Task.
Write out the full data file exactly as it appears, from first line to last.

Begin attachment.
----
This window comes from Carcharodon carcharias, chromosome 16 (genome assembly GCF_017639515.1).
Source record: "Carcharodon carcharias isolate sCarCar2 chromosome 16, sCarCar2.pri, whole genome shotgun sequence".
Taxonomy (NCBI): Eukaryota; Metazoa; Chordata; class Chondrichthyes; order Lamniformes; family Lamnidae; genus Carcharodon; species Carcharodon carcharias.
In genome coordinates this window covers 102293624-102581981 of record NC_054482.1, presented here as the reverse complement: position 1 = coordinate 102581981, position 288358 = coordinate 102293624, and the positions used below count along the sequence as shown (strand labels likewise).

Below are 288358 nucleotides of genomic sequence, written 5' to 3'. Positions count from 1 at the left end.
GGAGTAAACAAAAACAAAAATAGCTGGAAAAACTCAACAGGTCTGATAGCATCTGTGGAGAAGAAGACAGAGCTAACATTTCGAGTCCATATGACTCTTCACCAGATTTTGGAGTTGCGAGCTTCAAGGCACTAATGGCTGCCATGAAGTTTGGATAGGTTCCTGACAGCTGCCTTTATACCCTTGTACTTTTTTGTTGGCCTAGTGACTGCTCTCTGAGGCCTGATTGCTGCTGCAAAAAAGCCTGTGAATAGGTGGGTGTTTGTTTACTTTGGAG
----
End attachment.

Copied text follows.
This window comes from Carcharodon carcharias, chromosome 16 (genome assembly GCF_017639515.1).
Source record: "Carcharodon carcharias isolate sCarCar2 chromosome 16, sCarCar2.pri, whole genome shotgun sequence".
Taxonomy (NCBI): Eukaryota; Metazoa; Chordata; class Chondrichthyes; order Lamniformes; family Lamnidae; genus Carcharodon; species Carcharodon carcharias.
In genome coordinates this window covers 102293624-102581981 of record NC_054482.1, presented here as the reverse complement: position 1 = coordinate 102581981, position 288358 = coordinate 102293624, and the positions used below count along the sequence as shown (strand labels likewise).

Below are 288358 nucleotides of genomic sequence, written 5' to 3'. Positions count from 1 at the left end.
GGAGTAAACAAAAACAAAAATAGCTGGAAAAACTCAACAGGTCTGATAGCATCTGTGGAGAAGAAGACAGAGCTAACATTTCGAGTCCATATGACTCTTCACCAGATTTTGGAGTTGCGAGCTTCAAGGCACTAATGGCTGCCATGAAGTTTGGATAGGTTCCTGACAGCTGCCTTTATACCCTTGTACTTTTTTGTTGGCCTAGTGACTGCTCTCTGAGGCCTGATTGCTGCTGCAAAAAAGCCTGTGAATAGGTGGGTGTTTGTTTACTTTGGAG